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Chronic Obstructive Pulmonary Disease (COPD)

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Chronic Obstructive Pulmonary Disease (COPD)

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Chronic Obstructive Pulmonary Disease (COPD)

  1. 1. Understanding Lung Disease
  2. 2. What is COPD? A set of lung diseases that limit air flow and is not fully reversible.  COPD patients report they are “hungry” for air  Usually progressive and is associated with inflammation of the lungs as they respond to noxious particles or gases  Potentially preventable with proper precautions and avoidance of precipitating factors  Symptomatic treatment is available
  3. 3. In COPD, less air flows in and out of the airways because of one or more of the following: 1. The airways and air sacs lose their elastic quality. 2. The walls between many of the air sacs are destroyed. 3. The walls of the airways become thick and inflamed. 4. The airways make more mucus than usual, which tends to clog them.
  4. 4. Two Major Causes of COPD  Chronic Bronchitis is characterized by  Chronic inflammation and excess mucus production  Presence of chronic productive cough  Emphysema is characterized by  Damage to the small, sac-like units of the lung that deliver oxygen into the lung and remove the carbon dioxide  Chronic cough
  5. 5. What Are the Symptoms?
  6. 6. Primary Symptoms  Chronic Bronchitis  Chronic cough  Shortness of breath  Increased mucus  Frequent clearing of throat  Emphysema  Chronic cough  Shortness of breath  Limited activity level
  7. 7. Normal versus Diseased Bronchi
  8. 8. Emphysema
  9. 9.  Smoking  Most common cause, however, as many of 1 out of 6 people with COPD never smoked  Environmental exposure  Chemicals, dusts, fumes  Secondhand smoke, pollutants  Genetic Factor  Alpha-1 antitrypsin (AAT) deficiency
  10. 10. What can cause COPD?  Smoking is the primary risk factor  Long-term smoking is responsible for 80-90 % of cases  Smoker, compared to non-smoker, is 10 times more likely to die of COPD  Prolonged exposures to harmful particles and gases from:  Second-hand smoke,  Industrial smoke,  Chemical gases, vapors, mists & fumes  Dusts from grains, minerals & other materials
  11. 11. Difference between COPD and Asthma  In COPD there is permanent damage to the airways. The narrowed airways are fixed, and so symptoms are chronic (persistent). Treatment to open up the airways, is therefore limited.  In asthma there is inflammation in the airways which makes the muscles in the airways constrict. This causes the airways to narrow. The symptoms tend to come and go, and vary in severity from time to time. Treatment to reduce inflammation and to open up the airways usually works well.  COPD is more likely than asthma to cause a chronic (ongoing) cough with sputum.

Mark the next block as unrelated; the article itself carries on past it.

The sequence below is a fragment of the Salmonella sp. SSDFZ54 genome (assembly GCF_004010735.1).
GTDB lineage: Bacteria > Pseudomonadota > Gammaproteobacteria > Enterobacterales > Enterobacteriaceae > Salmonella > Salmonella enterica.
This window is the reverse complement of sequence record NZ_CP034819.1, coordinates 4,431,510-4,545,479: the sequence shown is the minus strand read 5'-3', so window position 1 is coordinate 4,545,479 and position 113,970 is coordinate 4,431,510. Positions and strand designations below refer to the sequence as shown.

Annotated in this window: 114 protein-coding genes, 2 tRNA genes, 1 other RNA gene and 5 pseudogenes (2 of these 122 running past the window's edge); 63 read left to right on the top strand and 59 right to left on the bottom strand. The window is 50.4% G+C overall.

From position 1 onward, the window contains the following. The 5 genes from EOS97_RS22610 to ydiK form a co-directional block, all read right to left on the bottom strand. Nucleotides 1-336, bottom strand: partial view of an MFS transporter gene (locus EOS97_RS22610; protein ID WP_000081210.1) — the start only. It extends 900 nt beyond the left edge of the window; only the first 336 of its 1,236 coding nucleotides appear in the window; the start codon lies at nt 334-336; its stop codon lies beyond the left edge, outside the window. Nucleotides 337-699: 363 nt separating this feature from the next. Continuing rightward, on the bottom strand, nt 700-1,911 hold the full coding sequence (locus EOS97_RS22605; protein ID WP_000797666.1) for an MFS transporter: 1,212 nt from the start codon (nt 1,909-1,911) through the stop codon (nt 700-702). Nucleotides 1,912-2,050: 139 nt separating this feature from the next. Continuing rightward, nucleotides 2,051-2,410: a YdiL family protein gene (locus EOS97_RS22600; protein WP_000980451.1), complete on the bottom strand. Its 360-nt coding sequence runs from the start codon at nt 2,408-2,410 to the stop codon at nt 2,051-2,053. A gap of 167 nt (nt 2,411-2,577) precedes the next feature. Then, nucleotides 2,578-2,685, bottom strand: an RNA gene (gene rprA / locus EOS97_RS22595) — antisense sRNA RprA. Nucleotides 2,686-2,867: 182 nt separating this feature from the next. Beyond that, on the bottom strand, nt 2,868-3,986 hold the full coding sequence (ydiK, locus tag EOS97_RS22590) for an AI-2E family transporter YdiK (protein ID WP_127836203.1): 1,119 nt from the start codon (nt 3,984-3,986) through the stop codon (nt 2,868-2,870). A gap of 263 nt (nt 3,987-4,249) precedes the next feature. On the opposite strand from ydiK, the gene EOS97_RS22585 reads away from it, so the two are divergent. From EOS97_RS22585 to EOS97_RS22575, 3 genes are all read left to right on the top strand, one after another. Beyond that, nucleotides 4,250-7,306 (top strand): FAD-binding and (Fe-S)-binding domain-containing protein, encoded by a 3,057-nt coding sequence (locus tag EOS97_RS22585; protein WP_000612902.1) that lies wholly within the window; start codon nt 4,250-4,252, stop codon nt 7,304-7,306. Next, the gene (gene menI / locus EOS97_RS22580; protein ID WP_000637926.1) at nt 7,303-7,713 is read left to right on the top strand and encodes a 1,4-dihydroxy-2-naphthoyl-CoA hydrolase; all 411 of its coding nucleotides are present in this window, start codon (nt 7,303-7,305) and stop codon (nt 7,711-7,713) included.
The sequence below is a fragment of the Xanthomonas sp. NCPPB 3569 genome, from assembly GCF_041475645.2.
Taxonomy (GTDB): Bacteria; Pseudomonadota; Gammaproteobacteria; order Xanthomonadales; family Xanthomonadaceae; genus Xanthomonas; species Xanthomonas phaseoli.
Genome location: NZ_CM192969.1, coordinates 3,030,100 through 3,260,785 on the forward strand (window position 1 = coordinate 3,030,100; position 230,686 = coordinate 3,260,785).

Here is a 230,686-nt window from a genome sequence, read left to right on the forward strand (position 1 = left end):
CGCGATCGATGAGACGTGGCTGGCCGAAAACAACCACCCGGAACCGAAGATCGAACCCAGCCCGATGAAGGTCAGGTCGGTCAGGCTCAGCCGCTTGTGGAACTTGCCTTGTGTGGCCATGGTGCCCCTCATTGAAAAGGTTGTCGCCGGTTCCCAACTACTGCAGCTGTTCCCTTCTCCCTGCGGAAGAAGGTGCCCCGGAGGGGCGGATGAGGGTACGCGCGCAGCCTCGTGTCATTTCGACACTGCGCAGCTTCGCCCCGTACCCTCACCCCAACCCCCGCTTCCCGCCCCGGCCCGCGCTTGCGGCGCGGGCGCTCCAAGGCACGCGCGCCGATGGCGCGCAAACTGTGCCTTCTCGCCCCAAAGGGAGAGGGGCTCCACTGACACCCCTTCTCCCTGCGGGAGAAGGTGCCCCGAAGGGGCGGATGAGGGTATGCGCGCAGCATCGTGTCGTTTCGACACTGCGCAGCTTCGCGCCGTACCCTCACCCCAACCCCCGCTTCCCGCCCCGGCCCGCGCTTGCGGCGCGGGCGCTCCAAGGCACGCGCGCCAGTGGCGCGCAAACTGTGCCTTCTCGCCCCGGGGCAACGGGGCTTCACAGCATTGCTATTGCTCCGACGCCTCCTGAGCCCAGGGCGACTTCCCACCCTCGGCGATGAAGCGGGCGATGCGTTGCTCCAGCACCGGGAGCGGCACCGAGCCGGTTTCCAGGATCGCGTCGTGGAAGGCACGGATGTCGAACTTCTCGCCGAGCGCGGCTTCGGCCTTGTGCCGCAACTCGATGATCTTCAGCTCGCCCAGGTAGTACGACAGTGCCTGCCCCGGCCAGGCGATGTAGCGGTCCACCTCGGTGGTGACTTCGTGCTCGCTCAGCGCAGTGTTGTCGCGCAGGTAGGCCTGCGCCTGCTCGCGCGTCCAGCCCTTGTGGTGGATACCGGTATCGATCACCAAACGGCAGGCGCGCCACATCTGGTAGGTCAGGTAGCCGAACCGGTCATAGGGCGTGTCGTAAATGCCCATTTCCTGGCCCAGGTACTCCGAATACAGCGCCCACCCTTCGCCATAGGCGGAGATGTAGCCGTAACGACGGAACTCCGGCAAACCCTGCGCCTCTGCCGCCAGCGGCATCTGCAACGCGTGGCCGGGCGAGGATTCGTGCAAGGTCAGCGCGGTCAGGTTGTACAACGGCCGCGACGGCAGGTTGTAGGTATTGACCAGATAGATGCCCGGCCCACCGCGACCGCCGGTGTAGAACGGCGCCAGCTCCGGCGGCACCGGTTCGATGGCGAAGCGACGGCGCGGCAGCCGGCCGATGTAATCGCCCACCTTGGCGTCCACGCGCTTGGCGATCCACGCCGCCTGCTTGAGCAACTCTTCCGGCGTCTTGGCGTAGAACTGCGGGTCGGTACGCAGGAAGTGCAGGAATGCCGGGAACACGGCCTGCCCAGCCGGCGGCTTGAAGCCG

12. 12. Cont’d  Night time waking with breathlessness or wheeze is common in asthma and uncommon in COPD.  COPD is rare before the age of 35 whilst asthma is common in under-35.
  13. 13. Ways to prevent or slow the progression of COPD  Stop smoking, if you smoke, to prevent further damage to your body  Smoking cessation is critical for all severities of COPD  Avoid or protect yourself from exposures to  Second-hand smoke and  Other substances such as chemical vapors, fumes, mists, dusts, and diesel exhaust fumes that irritate your lungs
  14. 14. How is COPD Treated?  COPD can be managed, but not cured  Treatment is different for each individual and is based on severity of the symptoms  Early diagnosis and treatment can  Slow progress of the disease  Relieve symptoms  Improve an individual’s ability to stay active  Prevent and treat complications  Improve quality of life
  15. 15. When should you see your doctor?  If smoker, see doctor for baseline evaluation of your lungs  When first experiencing shortness of breath or having other lung symptoms  When your symptoms get worse  Seek emergency medical treatment if:  Breathing suddenly becomes more difficult  If diagnosed with chronic bronchitis, emphysema or COPD, see doctor 1-2 times yearly to review your treatment plan
  16. 16. Questions?

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